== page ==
Directed by Marcel Sarmiento
Following the untimely death of a family’s matriarchal figure, a young woman finds out that managing to hold all of the pieces in place becomes increasingly more difficult when otherworldly infiltrators make their presence felt. We’re going to have to work our way up this Totem, as
17 year old Kellie is the leading lady of the home following the passing of her mother Lexy, and with a needy father and tiny tot of a baby sister, she still keeps things in working order, regardless of the rather large hole that’s been left in the dynamic due to the death. Kellie’s dad after a while decides to ask his lady-friend to move in with the family, so that everyone can move onto a more peaceful existence…yeah, because those types of instances always seem to work seamlessly. As fate would have it, Kellie’s sense of pride is now taking a beating with the new woman in the mix, and her little sister’s new “visitor” is even more disturbed by this intruder – only question is, exactly who is this supernatural pal of sorts? Is it the spirit of their dead mother standing by to keep watch over the family, or is it something that’s found its way to this group, and has much more evil intentions at hand?
What works here is the context of something innately malicious that has found its way into the home – there are only a couple moments that come off as unsettling, but the notion of having to weave through more than half the film acting as a sullen-teen drama is rather painful. The presentation of the “broken family” is one that’s been done to death, and with better results overall, and that’s not to say that the movie is a complete loss, it just takes far too much weeding through at times stale performances and even more stagnant pacing to get to a moderately decent late-stage conclusion to the film. Under the direction of Marcel Sarmiento (Deadgirl), I’d truly hoped for something a bit more along the lines of a disturbing project such as that one, but the only thing disturbing was the time I’d invested in checking this one out. My best advice is to tune into the Lifetime channel if you want a sulky teen-melodrama with a tinge of horror, or you could simply jump into this one and work your way up…but it’s a LONG way to the top.
Sulky, moody, and ridden with teen-angst buried in the middle of a supernatural mystery – SOUNDS like a decent premise, doesn’t it?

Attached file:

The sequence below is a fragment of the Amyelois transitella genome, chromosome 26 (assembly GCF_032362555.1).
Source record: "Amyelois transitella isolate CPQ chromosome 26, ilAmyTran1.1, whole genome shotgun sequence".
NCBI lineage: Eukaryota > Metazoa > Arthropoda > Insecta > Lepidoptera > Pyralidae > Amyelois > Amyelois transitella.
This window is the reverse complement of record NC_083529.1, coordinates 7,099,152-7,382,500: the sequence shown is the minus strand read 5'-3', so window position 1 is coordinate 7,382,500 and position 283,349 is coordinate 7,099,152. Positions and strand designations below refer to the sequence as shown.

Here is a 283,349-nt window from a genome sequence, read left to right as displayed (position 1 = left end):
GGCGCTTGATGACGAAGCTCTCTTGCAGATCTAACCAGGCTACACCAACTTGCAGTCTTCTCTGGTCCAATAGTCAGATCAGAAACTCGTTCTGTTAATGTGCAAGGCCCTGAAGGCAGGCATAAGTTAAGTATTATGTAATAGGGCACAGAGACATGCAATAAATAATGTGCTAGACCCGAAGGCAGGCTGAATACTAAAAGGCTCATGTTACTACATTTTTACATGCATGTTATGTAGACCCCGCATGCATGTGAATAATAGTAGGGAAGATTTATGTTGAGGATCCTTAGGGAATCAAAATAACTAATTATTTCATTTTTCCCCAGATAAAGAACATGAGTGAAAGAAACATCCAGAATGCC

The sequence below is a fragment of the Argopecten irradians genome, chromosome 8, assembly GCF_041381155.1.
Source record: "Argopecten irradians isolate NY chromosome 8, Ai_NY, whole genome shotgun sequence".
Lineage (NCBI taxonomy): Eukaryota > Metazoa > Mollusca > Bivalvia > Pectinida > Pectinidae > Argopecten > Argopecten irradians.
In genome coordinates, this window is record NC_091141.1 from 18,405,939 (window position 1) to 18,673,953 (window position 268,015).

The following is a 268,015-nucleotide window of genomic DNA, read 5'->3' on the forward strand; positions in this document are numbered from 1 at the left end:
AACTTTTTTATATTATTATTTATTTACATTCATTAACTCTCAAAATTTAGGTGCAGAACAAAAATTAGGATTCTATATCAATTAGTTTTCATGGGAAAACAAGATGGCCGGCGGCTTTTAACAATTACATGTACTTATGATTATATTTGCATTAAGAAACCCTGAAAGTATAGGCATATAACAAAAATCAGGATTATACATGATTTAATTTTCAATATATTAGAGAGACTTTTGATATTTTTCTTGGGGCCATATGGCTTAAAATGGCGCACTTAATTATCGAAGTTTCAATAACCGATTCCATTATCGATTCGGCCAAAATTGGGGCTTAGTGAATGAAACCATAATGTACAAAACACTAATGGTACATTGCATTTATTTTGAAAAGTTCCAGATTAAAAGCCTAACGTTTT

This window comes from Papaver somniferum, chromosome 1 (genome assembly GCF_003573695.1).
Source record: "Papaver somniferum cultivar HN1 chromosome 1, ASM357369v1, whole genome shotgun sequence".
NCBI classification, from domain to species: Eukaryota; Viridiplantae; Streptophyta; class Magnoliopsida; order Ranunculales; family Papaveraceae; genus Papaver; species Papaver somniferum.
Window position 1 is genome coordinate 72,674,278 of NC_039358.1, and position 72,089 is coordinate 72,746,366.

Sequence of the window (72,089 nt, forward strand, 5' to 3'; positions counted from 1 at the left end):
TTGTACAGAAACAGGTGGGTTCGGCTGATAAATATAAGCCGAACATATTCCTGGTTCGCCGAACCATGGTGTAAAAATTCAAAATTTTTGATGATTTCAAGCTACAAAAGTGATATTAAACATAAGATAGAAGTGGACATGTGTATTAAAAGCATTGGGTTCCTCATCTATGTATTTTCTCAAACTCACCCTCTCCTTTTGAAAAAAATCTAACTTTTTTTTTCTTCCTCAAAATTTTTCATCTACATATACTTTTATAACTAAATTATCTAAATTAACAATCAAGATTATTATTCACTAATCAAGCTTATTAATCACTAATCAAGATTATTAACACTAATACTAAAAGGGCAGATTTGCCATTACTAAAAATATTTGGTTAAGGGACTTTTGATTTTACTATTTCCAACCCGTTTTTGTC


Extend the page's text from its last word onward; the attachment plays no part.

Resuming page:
IAMX’s Alive in New Light Review – A Dark, Hypnotic, and Stunning Musical Endeavor
Recording eight albums is an achievement no matter the artist, group, or band. This is especially true for Chris Corner’s IAMX, his solo project after the trip hop group Sneaker Pimps, which has enchanted listeners since 2004’s Kiss + Swallow with its dark electronic aesthetic. There’s something fascinating about the music Corner puts out as IAMX. Perhaps it’s the underlying melancholy that seems to pervade the music, almost certainly a result of the musician’s battle with depression and chronic insomnia [Source]. Perhaps it’s the unexpected melodies that reveal themselves with each new measure. Whatever it is, IAMX’s music is a constant delight.
On Alive in New Light, Corner reveals that his eighth album was a product he created as a way of “…breaking free from demons that have long plagued him,” per an official press release. Strangely enough, this uplifting attitude may easily be overlooked but repeat listens unveil a sense of hope and wonder that are simply breathtaking. The title track echoes with almost angelic choir pads that positively shine as Corner exultingly cries in a shimmering falsetto, “I’m alive in new light!” This comes after the Depeche Mode-esque “Stardust”, which offers the first collaboration with Kat Von D, whose pure voice is a beautiful addition to the pulsating track.
The third track, “Break The Chains”, has an opening that immediately called to mind Birds of Tokyo’s “Discoloured”, which is meant as a compliment. It’s followed by the Nine Inch Nails influenced “Body Politics”, which meshes Corner’s crooning vocals with a 90’s industrial backdrop. “Exit” has an almost sinister progression lurking in the background that builds to an aggressive, in-your-face third act. The cinematic Middle Eastern flairs of “Stalker” mutate effortlessly into a heartbeat pulse that features back-and-forth vocals between Corner and Von D. The haunted circus vibe that permeates through “Big Man” is mirrored by its playful gothic aura, ghostly “oohs” and “aahs” sprinkled carefully here and there.